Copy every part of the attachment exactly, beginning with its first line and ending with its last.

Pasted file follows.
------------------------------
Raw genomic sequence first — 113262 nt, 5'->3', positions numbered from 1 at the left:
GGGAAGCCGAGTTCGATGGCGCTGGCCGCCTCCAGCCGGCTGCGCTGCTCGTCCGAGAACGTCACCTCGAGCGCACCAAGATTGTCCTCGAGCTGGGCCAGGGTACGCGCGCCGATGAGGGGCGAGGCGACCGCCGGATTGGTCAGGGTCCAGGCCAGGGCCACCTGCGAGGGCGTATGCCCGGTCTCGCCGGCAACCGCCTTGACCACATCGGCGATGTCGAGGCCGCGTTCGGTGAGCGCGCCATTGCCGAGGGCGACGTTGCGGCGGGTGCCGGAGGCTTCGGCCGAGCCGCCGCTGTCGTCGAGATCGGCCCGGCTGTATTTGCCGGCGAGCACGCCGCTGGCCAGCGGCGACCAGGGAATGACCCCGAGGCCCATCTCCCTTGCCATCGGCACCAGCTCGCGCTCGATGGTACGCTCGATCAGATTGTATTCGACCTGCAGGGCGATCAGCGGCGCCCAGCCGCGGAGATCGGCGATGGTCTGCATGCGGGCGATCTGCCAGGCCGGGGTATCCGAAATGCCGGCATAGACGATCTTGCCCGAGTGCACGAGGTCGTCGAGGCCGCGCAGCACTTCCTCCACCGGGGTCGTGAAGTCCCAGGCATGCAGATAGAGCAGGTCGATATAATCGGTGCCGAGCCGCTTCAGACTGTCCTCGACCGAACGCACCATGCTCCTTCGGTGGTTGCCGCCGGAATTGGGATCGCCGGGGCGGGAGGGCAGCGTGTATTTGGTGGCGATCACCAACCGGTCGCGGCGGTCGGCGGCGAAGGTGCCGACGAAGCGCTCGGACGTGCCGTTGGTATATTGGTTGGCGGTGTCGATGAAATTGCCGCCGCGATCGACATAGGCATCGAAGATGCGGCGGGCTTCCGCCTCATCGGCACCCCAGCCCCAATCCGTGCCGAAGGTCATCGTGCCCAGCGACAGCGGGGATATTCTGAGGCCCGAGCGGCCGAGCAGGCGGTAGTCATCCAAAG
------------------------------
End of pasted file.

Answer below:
Raw genomic sequence first — 113262 nt, 5'->3', positions numbered from 1 at the left:
GGGAAGCCGAGTTCGATGGCGCTGGCCGCCTCCAGCCGGCTGCGCTGCTCGTCCGAGAACGTCACCTCGAGCGCACCAAGATTGTCCTCGAGCTGGGCCAGGGTACGCGCGCCGATGAGGGGCGAGGCGACCGCCGGATTGGTCAGGGTCCAGGCCAGGGCCACCTGCGAGGGCGTATGCCCGGTCTCGCCGGCAACCGCCTTGACCACATCGGCGATGTCGAGGCCGCGTTCGGTGAGCGCGCCATTGCCGAGGGCGACGTTGCGGCGGGTGCCGGAGGCTTCGGCCGAGCCGCCGCTGTCGTCGAGATCGGCCCGGCTGTATTTGCCGGCGAGCACGCCGCTGGCCAGCGGCGACCAGGGAATGACCCCGAGGCCCATCTCCCTTGCCATCGGCACCAGCTCGCGCTCGATGGTACGCTCGATCAGATTGTATTCGACCTGCAGGGCGATCAGCGGCGCCCAGCCGCGGAGATCGGCGATGGTCTGCATGCGGGCGATCTGCCAGGCCGGGGTATCCGAAATGCCGGCATAGACGATCTTGCCCGAGTGCACGAGGTCGTCGAGGCCGCGCAGCACTTCCTCCACCGGGGTCGTGAAGTCCCAGGCATGCAGATAGAGCAGGTCGATATAATCGGTGCCGAGCCGCTTCAGACTGTCCTCGACCGAACGCACCATGCTCCTTCGGTGGTTGCCGCCGGAATTGGGATCGCCGGGGCGGGAGGGCAGCGTGTATTTGGTGGCGATCACCAACCGGTCGCGGCGGTCGGCGGCGAAGGTGCCGACGAAGCGCTCGGACGTGCCGTTGGTATATTGGTTGGCGGTGTCGATGAAATTGCCGCCGCGATCGACATAGGCATCGAAGATGCGGCGGGCTTCCGCCTCATCGGCACCCCAGCCCCAATCCGTGCCGAAGGTCATCGTGCCCAGCGACAGCGGGGATATTCTGAGGCCCGAGCGGCCGAGCAGGCGGTAGTCATCCAAAG